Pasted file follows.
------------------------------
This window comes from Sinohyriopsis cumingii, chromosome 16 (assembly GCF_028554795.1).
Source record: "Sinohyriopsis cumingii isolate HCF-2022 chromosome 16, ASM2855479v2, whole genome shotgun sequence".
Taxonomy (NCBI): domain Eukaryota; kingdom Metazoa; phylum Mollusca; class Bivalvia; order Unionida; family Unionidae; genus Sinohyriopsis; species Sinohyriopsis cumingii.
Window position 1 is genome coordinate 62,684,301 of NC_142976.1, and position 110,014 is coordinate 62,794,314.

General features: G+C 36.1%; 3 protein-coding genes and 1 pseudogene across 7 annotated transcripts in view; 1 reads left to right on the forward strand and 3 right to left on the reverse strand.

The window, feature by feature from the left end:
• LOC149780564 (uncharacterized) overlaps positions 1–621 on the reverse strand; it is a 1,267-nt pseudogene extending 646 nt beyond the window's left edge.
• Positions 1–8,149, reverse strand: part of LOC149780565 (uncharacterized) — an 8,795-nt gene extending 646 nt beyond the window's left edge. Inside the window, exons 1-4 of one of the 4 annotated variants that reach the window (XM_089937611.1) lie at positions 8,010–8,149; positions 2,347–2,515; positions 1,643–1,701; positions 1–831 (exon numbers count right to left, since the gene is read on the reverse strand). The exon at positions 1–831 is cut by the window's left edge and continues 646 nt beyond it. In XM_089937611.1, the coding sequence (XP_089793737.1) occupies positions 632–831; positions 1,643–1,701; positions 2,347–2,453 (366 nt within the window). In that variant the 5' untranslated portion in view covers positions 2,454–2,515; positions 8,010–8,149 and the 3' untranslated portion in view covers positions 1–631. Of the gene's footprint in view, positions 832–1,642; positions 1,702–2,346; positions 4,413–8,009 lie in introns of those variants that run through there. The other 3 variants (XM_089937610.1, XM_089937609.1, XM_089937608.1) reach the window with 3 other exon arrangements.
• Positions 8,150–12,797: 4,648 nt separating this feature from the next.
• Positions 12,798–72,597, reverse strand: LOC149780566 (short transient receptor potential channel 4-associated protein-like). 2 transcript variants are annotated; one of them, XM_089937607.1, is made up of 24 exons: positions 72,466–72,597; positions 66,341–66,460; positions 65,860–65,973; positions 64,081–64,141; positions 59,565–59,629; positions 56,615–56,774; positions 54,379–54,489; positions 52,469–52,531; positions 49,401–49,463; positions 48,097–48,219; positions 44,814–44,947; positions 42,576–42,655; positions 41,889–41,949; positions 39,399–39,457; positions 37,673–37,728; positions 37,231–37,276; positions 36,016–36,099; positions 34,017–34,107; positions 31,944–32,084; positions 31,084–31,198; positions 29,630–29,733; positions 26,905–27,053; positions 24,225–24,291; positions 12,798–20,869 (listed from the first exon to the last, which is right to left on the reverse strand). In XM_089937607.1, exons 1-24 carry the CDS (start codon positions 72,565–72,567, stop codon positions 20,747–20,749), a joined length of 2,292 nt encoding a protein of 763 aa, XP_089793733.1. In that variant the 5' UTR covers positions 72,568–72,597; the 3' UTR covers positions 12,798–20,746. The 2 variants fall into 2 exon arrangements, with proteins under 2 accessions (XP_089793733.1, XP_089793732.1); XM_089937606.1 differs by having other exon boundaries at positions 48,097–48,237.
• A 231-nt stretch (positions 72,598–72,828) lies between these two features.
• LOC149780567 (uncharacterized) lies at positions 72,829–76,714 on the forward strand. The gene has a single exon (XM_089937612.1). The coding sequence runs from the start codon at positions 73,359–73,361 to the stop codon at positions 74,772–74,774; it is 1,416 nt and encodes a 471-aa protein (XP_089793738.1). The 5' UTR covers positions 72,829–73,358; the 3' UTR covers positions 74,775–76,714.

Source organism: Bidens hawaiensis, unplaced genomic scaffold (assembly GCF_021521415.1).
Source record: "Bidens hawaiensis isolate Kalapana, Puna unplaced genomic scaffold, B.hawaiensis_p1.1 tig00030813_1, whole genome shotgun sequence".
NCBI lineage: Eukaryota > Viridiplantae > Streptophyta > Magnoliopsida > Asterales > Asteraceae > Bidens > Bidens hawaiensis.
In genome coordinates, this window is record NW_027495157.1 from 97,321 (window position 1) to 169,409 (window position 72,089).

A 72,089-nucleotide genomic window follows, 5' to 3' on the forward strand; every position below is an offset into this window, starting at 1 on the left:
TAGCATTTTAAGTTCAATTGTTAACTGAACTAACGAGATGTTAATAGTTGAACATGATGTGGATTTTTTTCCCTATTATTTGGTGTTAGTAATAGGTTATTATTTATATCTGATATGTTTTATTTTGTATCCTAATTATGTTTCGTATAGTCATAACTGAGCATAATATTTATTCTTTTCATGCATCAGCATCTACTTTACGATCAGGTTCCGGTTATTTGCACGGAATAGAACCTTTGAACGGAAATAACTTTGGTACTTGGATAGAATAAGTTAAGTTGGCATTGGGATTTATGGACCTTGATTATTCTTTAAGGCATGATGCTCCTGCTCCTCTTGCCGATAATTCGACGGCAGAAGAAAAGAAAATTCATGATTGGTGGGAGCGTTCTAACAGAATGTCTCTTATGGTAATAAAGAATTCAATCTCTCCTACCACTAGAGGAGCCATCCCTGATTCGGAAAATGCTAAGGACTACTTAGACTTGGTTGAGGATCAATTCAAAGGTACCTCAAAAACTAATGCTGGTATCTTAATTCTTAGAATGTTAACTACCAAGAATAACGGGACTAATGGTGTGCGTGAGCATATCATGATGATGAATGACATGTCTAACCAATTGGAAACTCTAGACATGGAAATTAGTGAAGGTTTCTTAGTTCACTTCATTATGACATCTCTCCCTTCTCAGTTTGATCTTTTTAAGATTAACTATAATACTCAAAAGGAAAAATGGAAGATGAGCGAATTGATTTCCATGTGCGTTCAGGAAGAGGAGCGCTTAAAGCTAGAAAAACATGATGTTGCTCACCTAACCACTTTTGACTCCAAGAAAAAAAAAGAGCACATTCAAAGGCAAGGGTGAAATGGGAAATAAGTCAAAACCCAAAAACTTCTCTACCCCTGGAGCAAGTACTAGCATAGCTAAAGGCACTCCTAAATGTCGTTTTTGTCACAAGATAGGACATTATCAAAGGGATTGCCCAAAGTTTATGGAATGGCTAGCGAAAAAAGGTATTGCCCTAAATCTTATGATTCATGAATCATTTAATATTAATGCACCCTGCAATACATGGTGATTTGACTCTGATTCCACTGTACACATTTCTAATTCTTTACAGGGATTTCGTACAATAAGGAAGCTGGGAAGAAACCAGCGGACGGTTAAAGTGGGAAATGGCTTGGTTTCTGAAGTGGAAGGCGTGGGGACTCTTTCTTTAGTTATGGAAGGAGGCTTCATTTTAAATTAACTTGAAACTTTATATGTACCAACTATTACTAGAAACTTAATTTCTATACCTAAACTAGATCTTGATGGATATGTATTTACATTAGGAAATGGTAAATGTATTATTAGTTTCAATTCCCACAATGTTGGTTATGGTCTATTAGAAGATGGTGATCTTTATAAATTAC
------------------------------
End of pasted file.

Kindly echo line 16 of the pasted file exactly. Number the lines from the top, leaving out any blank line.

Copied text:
In genome coordinates, this window is record NW_027495157.1 from 97,321 (window position 1) to 169,409 (window position 72,089).